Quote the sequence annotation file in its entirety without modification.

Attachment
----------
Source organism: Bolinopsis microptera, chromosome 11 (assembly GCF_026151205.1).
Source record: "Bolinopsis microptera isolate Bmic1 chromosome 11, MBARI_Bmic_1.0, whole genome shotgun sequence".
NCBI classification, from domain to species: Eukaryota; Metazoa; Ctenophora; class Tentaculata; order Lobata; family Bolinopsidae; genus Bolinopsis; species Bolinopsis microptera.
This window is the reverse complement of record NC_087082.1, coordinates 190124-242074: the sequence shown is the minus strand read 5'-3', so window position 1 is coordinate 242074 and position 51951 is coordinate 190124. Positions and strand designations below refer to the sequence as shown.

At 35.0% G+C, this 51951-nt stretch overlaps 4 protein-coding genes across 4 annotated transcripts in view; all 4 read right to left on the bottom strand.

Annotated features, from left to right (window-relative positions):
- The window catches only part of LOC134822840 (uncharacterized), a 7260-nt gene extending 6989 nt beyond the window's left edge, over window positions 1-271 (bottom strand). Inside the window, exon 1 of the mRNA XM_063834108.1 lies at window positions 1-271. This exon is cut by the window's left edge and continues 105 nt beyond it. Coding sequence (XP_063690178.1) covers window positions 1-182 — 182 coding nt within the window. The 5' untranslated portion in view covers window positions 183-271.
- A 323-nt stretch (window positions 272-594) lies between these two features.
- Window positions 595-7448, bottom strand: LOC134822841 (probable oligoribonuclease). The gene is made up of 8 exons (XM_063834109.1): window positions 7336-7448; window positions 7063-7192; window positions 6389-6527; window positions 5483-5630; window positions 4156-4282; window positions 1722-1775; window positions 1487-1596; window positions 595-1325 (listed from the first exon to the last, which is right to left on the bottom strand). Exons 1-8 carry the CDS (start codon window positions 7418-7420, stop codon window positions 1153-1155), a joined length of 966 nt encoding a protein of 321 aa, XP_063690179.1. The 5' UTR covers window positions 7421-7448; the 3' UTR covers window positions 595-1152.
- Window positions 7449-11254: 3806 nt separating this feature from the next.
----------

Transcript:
Source organism: Bolinopsis microptera, chromosome 11 (assembly GCF_026151205.1).
Source record: "Bolinopsis microptera isolate Bmic1 chromosome 11, MBARI_Bmic_1.0, whole genome shotgun sequence".
NCBI classification, from domain to species: Eukaryota; Metazoa; Ctenophora; class Tentaculata; order Lobata; family Bolinopsidae; genus Bolinopsis; species Bolinopsis microptera.
This window is the reverse complement of record NC_087082.1, coordinates 190124-242074: the sequence shown is the minus strand read 5'-3', so window position 1 is coordinate 242074 and position 51951 is coordinate 190124. Positions and strand designations below refer to the sequence as shown.

At 35.0% G+C, this 51951-nt stretch overlaps 4 protein-coding genes across 4 annotated transcripts in view; all 4 read right to left on the bottom strand.

Annotated features, from left to right (window-relative positions):
- The window catches only part of LOC134822840 (uncharacterized), a 7260-nt gene extending 6989 nt beyond the window's left edge, over window positions 1-271 (bottom strand). Inside the window, exon 1 of the mRNA XM_063834108.1 lies at window positions 1-271. This exon is cut by the window's left edge and continues 105 nt beyond it. Coding sequence (XP_063690178.1) covers window positions 1-182 — 182 coding nt within the window. The 5' untranslated portion in view covers window positions 183-271.
- A 323-nt stretch (window positions 272-594) lies between these two features.
- Window positions 595-7448, bottom strand: LOC134822841 (probable oligoribonuclease). The gene is made up of 8 exons (XM_063834109.1): window positions 7336-7448; window positions 7063-7192; window positions 6389-6527; window positions 5483-5630; window positions 4156-4282; window positions 1722-1775; window positions 1487-1596; window positions 595-1325 (listed from the first exon to the last, which is right to left on the bottom strand). Exons 1-8 carry the CDS (start codon window positions 7418-7420, stop codon window positions 1153-1155), a joined length of 966 nt encoding a protein of 321 aa, XP_063690179.1. The 5' UTR covers window positions 7421-7448; the 3' UTR covers window positions 595-1152.
- Window positions 7449-11254: 3806 nt separating this feature from the next.